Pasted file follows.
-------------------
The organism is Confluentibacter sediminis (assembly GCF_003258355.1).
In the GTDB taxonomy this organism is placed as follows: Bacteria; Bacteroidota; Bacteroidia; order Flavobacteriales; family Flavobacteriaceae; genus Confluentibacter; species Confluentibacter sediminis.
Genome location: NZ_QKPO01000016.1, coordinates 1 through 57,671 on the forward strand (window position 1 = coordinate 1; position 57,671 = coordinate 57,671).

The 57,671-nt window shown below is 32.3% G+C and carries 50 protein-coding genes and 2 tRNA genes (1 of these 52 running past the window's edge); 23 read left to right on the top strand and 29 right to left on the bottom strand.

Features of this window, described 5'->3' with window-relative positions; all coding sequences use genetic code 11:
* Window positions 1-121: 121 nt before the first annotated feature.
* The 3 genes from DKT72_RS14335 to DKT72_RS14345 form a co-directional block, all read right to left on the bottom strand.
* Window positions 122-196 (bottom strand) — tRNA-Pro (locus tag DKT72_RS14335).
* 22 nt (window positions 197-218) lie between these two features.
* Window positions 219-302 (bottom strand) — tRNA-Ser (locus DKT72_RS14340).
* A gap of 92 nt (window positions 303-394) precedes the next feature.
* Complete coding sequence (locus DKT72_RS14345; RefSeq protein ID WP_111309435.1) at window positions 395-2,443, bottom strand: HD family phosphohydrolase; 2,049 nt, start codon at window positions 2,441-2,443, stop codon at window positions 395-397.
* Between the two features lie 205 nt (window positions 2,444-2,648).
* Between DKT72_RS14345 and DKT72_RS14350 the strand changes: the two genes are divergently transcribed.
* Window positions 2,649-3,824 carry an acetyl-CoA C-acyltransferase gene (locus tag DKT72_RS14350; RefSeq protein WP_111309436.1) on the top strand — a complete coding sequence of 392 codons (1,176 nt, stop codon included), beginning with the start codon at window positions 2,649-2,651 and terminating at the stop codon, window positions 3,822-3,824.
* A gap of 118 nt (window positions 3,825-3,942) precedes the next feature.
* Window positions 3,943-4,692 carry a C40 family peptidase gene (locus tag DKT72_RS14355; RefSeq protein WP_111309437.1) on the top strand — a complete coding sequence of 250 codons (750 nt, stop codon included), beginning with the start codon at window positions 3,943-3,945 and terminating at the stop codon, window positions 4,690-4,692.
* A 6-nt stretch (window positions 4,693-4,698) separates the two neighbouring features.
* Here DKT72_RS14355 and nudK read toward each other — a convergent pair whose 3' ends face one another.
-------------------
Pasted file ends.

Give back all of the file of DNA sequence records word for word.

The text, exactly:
The organism is Confluentibacter sediminis (assembly GCF_003258355.1).
In the GTDB taxonomy this organism is placed as follows: Bacteria; Bacteroidota; Bacteroidia; order Flavobacteriales; family Flavobacteriaceae; genus Confluentibacter; species Confluentibacter sediminis.
Genome location: NZ_QKPO01000016.1, coordinates 1 through 57,671 on the forward strand (window position 1 = coordinate 1; position 57,671 = coordinate 57,671).

The 57,671-nt window shown below is 32.3% G+C and carries 50 protein-coding genes and 2 tRNA genes (1 of these 52 running past the window's edge); 23 read left to right on the top strand and 29 right to left on the bottom strand.

Features of this window, described 5'->3' with window-relative positions; all coding sequences use genetic code 11:
* Window positions 1-121: 121 nt before the first annotated feature.
* The 3 genes from DKT72_RS14335 to DKT72_RS14345 form a co-directional block, all read right to left on the bottom strand.
* Window positions 122-196 (bottom strand) — tRNA-Pro (locus tag DKT72_RS14335).
* 22 nt (window positions 197-218) lie between these two features.
* Window positions 219-302 (bottom strand) — tRNA-Ser (locus DKT72_RS14340).
* A gap of 92 nt (window positions 303-394) precedes the next feature.
* Complete coding sequence (locus DKT72_RS14345; RefSeq protein ID WP_111309435.1) at window positions 395-2,443, bottom strand: HD family phosphohydrolase; 2,049 nt, start codon at window positions 2,441-2,443, stop codon at window positions 395-397.
* Between the two features lie 205 nt (window positions 2,444-2,648).
* Between DKT72_RS14345 and DKT72_RS14350 the strand changes: the two genes are divergently transcribed.
* Window positions 2,649-3,824 carry an acetyl-CoA C-acyltransferase gene (locus tag DKT72_RS14350; RefSeq protein WP_111309436.1) on the top strand — a complete coding sequence of 392 codons (1,176 nt, stop codon included), beginning with the start codon at window positions 2,649-2,651 and terminating at the stop codon, window positions 3,822-3,824.
* A gap of 118 nt (window positions 3,825-3,942) precedes the next feature.
* Window positions 3,943-4,692 carry a C40 family peptidase gene (locus tag DKT72_RS14355; RefSeq protein WP_111309437.1) on the top strand — a complete coding sequence of 250 codons (750 nt, stop codon included), beginning with the start codon at window positions 3,943-3,945 and terminating at the stop codon, window positions 4,690-4,692.
* A 6-nt stretch (window positions 4,693-4,698) separates the two neighbouring features.
* Here DKT72_RS14355 and nudK read toward each other — a convergent pair whose 3' ends face one another.